Oestrogen receptor concentration in primary breast cancer and axillary node metastases

Richard Anthony Hawkins, Robert Black, Robert James Campbell Steele, John Michael Joseph Dixon, Andrew Patrick McEwan Forrest

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    61 Citations (Scopus)

    Abstract

    The primary tumour and 1-3 invaded, axillary nodes from each of 24 patients were examined both histologically for the proportion of the specimen constituted by malignant epithelial cells ('cellularity index') and biochemically for oestrogen receptor concentration. Both malignant epithelial cell content and oestrogen receptor concentration were significantly higher in the nodal metastases than in the primary tumours, malignant cells constituting approximately half of the former tissue and three quarters of the latter. On average, receptor concentrations were 1.6 x (protein basis) to 2.3 x (wet weight basis) higher in nodes than in the primary tumours, probably due at least in part to the difference in cellularity. When, to eliminate the effect of the latter, receptor concentration in each tumour deposit was 'corrected' using the appropriate 'cellularity index', the difference in receptor concentration between primary and node was significantly diminished, but not quite eliminated. In one patient, progestogen receptor concentrations were also studied and found to be higher in the nodes than in the primary tumour. If the actual quantity of receptor is to be used for predictive/prognostic purposes, then either a different 'cut-off point' should be used for invaded nodes from that used for assessment on the primary tumour, or receptor concentrations should be corrected for differences in cellularity.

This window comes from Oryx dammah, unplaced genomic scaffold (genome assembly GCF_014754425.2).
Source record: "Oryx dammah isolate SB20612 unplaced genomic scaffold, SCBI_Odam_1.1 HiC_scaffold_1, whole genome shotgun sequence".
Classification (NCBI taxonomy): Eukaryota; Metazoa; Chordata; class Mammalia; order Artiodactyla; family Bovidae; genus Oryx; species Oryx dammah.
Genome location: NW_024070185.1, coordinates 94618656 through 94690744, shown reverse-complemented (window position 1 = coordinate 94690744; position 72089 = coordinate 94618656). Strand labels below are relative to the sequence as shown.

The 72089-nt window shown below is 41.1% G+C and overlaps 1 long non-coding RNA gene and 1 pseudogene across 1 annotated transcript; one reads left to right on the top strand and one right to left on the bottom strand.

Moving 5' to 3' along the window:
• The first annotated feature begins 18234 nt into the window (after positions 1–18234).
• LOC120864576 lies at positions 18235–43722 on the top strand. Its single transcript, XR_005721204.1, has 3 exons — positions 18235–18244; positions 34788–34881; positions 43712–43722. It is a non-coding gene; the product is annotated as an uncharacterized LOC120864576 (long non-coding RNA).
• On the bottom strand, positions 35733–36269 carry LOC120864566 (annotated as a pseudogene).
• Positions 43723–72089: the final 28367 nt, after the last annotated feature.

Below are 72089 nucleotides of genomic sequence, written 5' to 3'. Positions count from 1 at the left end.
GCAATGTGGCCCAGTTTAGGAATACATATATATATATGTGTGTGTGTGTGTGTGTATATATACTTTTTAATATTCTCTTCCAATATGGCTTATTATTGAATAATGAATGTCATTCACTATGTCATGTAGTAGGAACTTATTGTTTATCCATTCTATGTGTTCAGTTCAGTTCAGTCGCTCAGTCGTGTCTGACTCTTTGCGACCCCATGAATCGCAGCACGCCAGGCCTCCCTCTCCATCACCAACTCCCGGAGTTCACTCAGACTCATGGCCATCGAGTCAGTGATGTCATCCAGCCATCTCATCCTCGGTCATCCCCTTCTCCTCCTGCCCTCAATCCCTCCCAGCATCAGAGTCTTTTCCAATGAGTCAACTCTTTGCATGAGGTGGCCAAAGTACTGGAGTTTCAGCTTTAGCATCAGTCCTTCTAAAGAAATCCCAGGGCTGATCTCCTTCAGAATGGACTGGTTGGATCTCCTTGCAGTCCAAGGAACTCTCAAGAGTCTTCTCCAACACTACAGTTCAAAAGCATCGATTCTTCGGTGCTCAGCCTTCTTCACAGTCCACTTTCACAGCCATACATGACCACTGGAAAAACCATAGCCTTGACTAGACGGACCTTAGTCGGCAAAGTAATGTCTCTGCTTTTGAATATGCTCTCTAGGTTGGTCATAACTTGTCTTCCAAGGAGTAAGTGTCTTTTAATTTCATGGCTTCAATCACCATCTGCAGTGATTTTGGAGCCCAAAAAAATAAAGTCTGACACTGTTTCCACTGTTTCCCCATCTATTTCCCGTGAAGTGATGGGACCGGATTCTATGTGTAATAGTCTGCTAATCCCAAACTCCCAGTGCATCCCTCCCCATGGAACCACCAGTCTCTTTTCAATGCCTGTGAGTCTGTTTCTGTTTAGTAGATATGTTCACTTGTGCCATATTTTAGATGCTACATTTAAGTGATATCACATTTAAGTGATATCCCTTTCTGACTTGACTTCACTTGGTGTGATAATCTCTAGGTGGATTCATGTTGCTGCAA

Original languageEnglish
    Pages (from-to)245-251
    Number of pages7
    JournalBreast Cancer Research and Treatment
    Volume1
    Issue number3
    DOIs
    Publication statusPublished - 1981

    Keywords

    • Axilla
    • Breast Neoplasms
    • Cell Count
    • Female
    • Humans
    • Lymph Nodes
    • Lymphatic Metastasis
    • Receptors, Estrogen
    • Receptors, Progesterone

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